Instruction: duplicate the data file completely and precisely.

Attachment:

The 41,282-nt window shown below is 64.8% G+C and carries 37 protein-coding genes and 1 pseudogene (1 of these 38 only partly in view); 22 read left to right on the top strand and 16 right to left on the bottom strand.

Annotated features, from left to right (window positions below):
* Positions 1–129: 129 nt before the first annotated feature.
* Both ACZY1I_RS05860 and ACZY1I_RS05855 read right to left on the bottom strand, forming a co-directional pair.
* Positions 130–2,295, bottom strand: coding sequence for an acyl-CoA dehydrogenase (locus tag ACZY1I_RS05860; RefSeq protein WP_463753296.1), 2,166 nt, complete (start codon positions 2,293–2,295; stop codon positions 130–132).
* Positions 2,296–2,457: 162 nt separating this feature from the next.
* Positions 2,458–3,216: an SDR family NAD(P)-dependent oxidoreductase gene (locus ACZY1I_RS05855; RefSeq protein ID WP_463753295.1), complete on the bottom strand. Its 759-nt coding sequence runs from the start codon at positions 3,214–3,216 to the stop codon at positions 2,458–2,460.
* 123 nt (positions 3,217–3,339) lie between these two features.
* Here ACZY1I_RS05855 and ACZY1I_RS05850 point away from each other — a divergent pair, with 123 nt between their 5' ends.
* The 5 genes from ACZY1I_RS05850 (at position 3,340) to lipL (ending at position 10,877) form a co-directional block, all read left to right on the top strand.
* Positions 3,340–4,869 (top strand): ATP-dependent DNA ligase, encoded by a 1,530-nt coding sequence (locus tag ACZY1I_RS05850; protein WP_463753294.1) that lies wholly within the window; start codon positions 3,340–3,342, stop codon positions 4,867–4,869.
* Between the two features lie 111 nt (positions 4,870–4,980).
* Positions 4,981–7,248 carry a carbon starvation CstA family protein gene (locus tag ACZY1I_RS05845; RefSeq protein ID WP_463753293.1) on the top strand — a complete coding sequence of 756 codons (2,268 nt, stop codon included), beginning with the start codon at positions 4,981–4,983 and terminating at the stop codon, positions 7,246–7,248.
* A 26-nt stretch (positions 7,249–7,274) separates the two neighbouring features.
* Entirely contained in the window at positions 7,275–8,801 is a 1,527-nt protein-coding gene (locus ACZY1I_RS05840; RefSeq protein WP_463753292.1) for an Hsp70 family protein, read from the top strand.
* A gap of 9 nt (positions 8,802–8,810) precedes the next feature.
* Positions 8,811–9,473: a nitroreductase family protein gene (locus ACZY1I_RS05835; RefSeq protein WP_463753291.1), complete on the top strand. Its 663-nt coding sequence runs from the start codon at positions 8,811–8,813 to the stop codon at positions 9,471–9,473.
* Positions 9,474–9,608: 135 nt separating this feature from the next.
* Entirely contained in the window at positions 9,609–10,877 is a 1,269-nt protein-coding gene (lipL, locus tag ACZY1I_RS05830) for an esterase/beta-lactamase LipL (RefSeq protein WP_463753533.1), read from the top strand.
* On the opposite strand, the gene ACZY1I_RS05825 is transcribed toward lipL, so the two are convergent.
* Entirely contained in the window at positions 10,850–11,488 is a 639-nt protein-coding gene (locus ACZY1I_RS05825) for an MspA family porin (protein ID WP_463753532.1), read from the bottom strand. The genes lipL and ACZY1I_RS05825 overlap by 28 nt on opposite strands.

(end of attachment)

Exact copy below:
The 41,282-nt window shown below is 64.8% G+C and carries 37 protein-coding genes and 1 pseudogene (1 of these 38 only partly in view); 22 read left to right on the top strand and 16 right to left on the bottom strand.

Annotated features, from left to right (window positions below):
* Positions 1–129: 129 nt before the first annotated feature.
* Both ACZY1I_RS05860 and ACZY1I_RS05855 read right to left on the bottom strand, forming a co-directional pair.
* Positions 130–2,295, bottom strand: coding sequence for an acyl-CoA dehydrogenase (locus tag ACZY1I_RS05860; RefSeq protein WP_463753296.1), 2,166 nt, complete (start codon positions 2,293–2,295; stop codon positions 130–132).
* Positions 2,296–2,457: 162 nt separating this feature from the next.
* Positions 2,458–3,216: an SDR family NAD(P)-dependent oxidoreductase gene (locus ACZY1I_RS05855; RefSeq protein ID WP_463753295.1), complete on the bottom strand. Its 759-nt coding sequence runs from the start codon at positions 3,214–3,216 to the stop codon at positions 2,458–2,460.
* 123 nt (positions 3,217–3,339) lie between these two features.
* Here ACZY1I_RS05855 and ACZY1I_RS05850 point away from each other — a divergent pair, with 123 nt between their 5' ends.
* The 5 genes from ACZY1I_RS05850 (at position 3,340) to lipL (ending at position 10,877) form a co-directional block, all read left to right on the top strand.
* Positions 3,340–4,869 (top strand): ATP-dependent DNA ligase, encoded by a 1,530-nt coding sequence (locus tag ACZY1I_RS05850; protein WP_463753294.1) that lies wholly within the window; start codon positions 3,340–3,342, stop codon positions 4,867–4,869.
* Between the two features lie 111 nt (positions 4,870–4,980).
* Positions 4,981–7,248 carry a carbon starvation CstA family protein gene (locus tag ACZY1I_RS05845; RefSeq protein ID WP_463753293.1) on the top strand — a complete coding sequence of 756 codons (2,268 nt, stop codon included), beginning with the start codon at positions 4,981–4,983 and terminating at the stop codon, positions 7,246–7,248.
* A 26-nt stretch (positions 7,249–7,274) separates the two neighbouring features.
* Entirely contained in the window at positions 7,275–8,801 is a 1,527-nt protein-coding gene (locus ACZY1I_RS05840; RefSeq protein WP_463753292.1) for an Hsp70 family protein, read from the top strand.
* A gap of 9 nt (positions 8,802–8,810) precedes the next feature.
* Positions 8,811–9,473: a nitroreductase family protein gene (locus ACZY1I_RS05835; RefSeq protein WP_463753291.1), complete on the top strand. Its 663-nt coding sequence runs from the start codon at positions 8,811–8,813 to the stop codon at positions 9,471–9,473.
* Positions 9,474–9,608: 135 nt separating this feature from the next.
* Entirely contained in the window at positions 9,609–10,877 is a 1,269-nt protein-coding gene (lipL, locus tag ACZY1I_RS05830) for an esterase/beta-lactamase LipL (RefSeq protein WP_463753533.1), read from the top strand.
* On the opposite strand, the gene ACZY1I_RS05825 is transcribed toward lipL, so the two are convergent.
* Entirely contained in the window at positions 10,850–11,488 is a 639-nt protein-coding gene (locus ACZY1I_RS05825) for an MspA family porin (protein ID WP_463753532.1), read from the bottom strand. The genes lipL and ACZY1I_RS05825 overlap by 28 nt on opposite strands.